Transformation & the Ways of Butterfly
Recently I visited the butterfly exhibit at Lewis Ginter Gardens in Richmond, Virginia. I had seen the butterflies at the Smithsonian a couple years ago, and was eager to go again. This time I went alone with my watercolor sketchbook and cell phone.
It was a welcome relief from a busy time preparing proposals for complex installations. Taking the day to wander through the gardens, eat lunch in the tea house, and do as I please was a well earned change of pace. I say this because these circumstances often drive the art as well.
Having completed other work I went with a blank slate.
I've done a lot of thinking about the ways of butterfly. Feeling myself on the verge of transformation, I wondered how I might ease in to it.
I made a list of all the stages of metamorphosis. Not only caterpillar, chrysallis, butterfly . . .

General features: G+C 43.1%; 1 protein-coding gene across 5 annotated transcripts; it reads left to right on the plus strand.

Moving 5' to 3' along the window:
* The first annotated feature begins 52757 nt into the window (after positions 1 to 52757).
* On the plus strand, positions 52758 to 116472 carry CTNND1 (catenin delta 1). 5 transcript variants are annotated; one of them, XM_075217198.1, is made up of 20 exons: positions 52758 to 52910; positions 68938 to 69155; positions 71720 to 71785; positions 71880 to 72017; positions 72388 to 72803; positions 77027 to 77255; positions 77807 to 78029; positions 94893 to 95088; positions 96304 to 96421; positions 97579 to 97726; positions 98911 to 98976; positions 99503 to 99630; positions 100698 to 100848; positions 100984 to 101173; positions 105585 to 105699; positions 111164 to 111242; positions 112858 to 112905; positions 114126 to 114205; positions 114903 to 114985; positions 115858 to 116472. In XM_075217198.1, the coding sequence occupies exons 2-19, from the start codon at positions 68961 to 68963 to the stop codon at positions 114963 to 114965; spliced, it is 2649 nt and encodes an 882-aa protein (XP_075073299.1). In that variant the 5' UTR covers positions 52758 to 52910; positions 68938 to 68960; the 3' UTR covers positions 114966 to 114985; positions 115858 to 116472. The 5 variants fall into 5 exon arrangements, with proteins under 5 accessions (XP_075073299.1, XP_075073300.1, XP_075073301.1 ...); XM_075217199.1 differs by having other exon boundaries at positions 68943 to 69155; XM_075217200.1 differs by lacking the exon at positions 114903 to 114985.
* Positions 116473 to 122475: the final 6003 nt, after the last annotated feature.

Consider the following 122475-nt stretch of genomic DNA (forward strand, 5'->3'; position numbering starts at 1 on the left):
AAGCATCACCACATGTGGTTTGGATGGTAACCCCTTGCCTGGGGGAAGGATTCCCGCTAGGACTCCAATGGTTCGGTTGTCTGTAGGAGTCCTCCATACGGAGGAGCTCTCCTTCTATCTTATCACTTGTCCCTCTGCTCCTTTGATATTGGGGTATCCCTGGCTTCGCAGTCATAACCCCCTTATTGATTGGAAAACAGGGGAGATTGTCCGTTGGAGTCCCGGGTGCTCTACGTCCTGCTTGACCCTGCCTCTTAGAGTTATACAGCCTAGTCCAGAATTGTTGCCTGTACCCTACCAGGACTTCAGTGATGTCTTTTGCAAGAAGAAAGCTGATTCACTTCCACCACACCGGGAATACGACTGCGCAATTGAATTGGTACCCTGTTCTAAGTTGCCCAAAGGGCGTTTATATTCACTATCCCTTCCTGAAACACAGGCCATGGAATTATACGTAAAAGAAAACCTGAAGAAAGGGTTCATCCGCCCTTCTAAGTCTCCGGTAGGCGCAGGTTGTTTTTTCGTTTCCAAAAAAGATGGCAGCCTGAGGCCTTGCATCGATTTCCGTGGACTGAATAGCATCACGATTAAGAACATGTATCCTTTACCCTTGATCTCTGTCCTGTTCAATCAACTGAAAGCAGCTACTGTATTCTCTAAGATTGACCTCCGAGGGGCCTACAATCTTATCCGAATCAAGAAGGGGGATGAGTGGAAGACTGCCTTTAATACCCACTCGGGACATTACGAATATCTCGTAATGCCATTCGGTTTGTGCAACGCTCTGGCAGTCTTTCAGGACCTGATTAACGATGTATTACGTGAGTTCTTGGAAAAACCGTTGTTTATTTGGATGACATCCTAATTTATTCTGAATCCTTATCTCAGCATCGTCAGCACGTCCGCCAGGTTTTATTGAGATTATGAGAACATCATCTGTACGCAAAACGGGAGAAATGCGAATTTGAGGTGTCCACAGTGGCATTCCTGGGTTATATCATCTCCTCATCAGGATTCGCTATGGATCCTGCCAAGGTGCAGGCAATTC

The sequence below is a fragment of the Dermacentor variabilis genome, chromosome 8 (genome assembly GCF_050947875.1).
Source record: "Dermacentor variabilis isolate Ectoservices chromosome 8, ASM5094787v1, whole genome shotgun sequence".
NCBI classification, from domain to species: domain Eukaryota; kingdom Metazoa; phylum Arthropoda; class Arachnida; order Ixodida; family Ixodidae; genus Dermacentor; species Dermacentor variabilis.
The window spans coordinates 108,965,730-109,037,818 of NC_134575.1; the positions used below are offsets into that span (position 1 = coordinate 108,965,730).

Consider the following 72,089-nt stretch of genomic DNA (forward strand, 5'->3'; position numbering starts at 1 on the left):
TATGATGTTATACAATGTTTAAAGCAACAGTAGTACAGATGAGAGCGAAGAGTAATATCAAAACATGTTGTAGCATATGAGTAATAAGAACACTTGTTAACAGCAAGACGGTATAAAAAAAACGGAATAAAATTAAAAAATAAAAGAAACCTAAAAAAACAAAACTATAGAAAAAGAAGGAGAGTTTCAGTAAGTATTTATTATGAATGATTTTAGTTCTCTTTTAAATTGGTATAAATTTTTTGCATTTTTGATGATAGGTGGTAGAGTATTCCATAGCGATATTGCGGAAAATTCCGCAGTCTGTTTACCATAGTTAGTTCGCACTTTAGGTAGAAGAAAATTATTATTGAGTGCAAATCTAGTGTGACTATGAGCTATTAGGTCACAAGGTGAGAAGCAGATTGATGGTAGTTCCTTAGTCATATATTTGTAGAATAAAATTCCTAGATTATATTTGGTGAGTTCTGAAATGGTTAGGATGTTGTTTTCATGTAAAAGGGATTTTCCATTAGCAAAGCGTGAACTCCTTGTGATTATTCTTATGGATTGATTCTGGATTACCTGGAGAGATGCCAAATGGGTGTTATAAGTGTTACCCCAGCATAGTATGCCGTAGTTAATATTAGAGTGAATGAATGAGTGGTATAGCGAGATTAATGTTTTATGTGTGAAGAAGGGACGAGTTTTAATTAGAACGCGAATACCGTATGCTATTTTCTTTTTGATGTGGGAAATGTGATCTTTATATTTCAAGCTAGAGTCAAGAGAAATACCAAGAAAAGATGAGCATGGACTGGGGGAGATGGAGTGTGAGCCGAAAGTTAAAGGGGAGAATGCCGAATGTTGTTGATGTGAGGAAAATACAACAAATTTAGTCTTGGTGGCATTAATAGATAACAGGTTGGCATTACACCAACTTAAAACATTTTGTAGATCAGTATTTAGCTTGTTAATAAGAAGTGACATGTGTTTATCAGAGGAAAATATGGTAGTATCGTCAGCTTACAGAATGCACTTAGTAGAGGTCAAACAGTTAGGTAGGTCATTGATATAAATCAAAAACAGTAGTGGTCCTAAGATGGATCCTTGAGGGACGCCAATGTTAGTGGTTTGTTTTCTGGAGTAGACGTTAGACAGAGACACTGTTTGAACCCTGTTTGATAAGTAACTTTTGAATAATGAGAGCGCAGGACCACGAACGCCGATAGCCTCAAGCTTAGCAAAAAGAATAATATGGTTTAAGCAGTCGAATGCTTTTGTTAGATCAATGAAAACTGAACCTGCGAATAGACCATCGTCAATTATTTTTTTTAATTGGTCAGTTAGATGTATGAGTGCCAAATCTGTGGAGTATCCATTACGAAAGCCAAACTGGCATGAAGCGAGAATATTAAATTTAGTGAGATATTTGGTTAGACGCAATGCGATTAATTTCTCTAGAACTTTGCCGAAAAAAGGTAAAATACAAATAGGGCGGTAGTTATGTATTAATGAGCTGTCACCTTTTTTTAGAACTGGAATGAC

also how that which is INSIDE the chrysalis is FLUID.
No longer caterpillar.
As the butterfly emerges, the wings are wet.
Pieces of the chrysalis fall away.
Butterfly perches for a moment in the light. When the wings are dry, she flies without considering it at all.
If I am still INSIDE my chrysalis, I must be still and let the Creator do this transformation thing. That was my day at the garden.
And the day after.
The studio is filled with wet paintings, wings.
Taking another day to rest, I placed this large canvas prepared with fiber paste on the painting table.
Fiber paste is FLUID. After it dries is is like a shell.
Using watercolor I found the widest watercolor brush (about 2") and mixed up a vibrant green blue. Painting squares, I let the watery pigments run down into the fibers.
Flowing into the crevices, pigments gathered deeper colors.
Pastels and graphite drawings bled in wet puddles of paint, dragging colors.
Paper towel lifts pigments off the surface revealing white canvas.
Is this flying?
I feel as though I've taken off from what I was doing!
Do I care? not really
I will paint on it until I am satisfied.
If I love it, I'll keep it.
If I don't,
I'll let it go.
Will it affect my oil painting when I return to the other palette?
What will I create with it?
Is it finished?
I don't know yet.